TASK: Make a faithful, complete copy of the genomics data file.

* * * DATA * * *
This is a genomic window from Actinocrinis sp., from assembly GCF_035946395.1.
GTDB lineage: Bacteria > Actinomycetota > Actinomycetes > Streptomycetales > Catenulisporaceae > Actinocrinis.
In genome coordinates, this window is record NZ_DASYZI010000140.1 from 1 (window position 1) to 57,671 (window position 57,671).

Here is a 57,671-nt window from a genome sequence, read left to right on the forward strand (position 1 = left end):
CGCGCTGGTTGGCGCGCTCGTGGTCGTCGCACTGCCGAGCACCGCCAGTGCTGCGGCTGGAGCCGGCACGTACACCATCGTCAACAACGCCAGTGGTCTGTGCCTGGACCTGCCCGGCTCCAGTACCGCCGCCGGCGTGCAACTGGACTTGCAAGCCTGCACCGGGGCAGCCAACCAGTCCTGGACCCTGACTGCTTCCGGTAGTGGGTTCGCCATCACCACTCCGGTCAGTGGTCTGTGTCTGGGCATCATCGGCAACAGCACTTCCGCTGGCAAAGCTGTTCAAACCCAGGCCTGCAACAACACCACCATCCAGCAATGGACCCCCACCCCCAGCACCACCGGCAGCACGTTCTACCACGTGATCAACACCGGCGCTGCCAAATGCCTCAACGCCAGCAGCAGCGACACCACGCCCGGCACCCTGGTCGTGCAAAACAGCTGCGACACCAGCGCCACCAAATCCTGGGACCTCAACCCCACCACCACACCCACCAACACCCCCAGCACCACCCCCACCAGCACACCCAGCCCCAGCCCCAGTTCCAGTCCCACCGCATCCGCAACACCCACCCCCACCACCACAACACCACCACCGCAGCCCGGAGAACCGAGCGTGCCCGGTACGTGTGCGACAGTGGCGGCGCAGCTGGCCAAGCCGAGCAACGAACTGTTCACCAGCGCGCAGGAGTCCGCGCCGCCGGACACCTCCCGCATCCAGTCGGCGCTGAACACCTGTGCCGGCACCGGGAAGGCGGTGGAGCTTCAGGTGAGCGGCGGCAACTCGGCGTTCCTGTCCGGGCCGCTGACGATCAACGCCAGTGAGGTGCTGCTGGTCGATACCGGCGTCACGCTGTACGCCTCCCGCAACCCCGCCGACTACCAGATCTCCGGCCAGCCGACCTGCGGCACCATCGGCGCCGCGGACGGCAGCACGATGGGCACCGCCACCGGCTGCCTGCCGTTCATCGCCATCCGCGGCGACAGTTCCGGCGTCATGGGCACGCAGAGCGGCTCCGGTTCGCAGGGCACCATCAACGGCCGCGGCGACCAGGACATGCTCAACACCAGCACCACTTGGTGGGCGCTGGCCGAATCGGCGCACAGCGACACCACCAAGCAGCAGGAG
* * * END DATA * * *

This is a genomic window from Actinocrinis sp., from assembly GCF_035946395.1.
GTDB lineage: Bacteria > Actinomycetota > Actinomycetes > Streptomycetales > Catenulisporaceae > Actinocrinis.
In genome coordinates, this window is record NZ_DASYZI010000140.1 from 1 (window position 1) to 57,671 (window position 57,671).

Here is a 57,671-nt window from a genome sequence, read left to right on the forward strand (position 1 = left end):
CGCGCTGGTTGGCGCGCTCGTGGTCGTCGCACTGCCGAGCACCGCCAGTGCTGCGGCTGGAGCCGGCACGTACACCATCGTCAACAACGCCAGTGGTCTGTGCCTGGACCTGCCCGGCTCCAGTACCGCCGCCGGCGTGCAACTGGACTTGCAAGCCTGCACCGGGGCAGCCAACCAGTCCTGGACCCTGACTGCTTCCGGTAGTGGGTTCGCCATCACCACTCCGGTCAGTGGTCTGTGTCTGGGCATCATCGGCAACAGCACTTCCGCTGGCAAAGCTGTTCAAACCCAGGCCTGCAACAACACCACCATCCAGCAATGGACCCCCACCCCCAGCACCACCGGCAGCACGTTCTACCACGTGATCAACACCGGCGCTGCCAAATGCCTCAACGCCAGCAGCAGCGACACCACGCCCGGCACCCTGGTCGTGCAAAACAGCTGCGACACCAGCGCCACCAAATCCTGGGACCTCAACCCCACCACCACACCCACCAACACCCCCAGCACCACCCCCACCAGCACACCCAGCCCCAGCCCCAGTTCCAGTCCCACCGCATCCGCAACACCCACCCCCACCACCACAACACCACCACCGCAGCCCGGAGAACCGAGCGTGCCCGGTACGTGTGCGACAGTGGCGGCGCAGCTGGCCAAGCCGAGCAACGAACTGTTCACCAGCGCGCAGGAGTCCGCGCCGCCGGACACCTCCCGCATCCAGTCGGCGCTGAACACCTGTGCCGGCACCGGGAAGGCGGTGGAGCTTCAGGTGAGCGGCGGCAACTCGGCGTTCCTGTCCGGGCCGCTGACGATCAACGCCAGTGAGGTGCTGCTGGTCGATACCGGCGTCACGCTGTACGCCTCCCGCAACCCCGCCGACTACCAGATCTCCGGCCAGCCGACCTGCGGCACCATCGGCGCCGCGGACGGCAGCACGATGGGCACCGCCACCGGCTGCCTGCCGTTCATCGCCATCCGCGGCGACAGTTCCGGCGTCATGGGCACGCAGAGCGGCTCCGGTTCGCAGGGCACCATCAACGGCCGCGGCGACCAGGACATGCTCAACACCAGCACCACTTGGTGGGCGCTGGCCGAATCGGCGCACAGCGACACCACCAAGCAGCAGGAG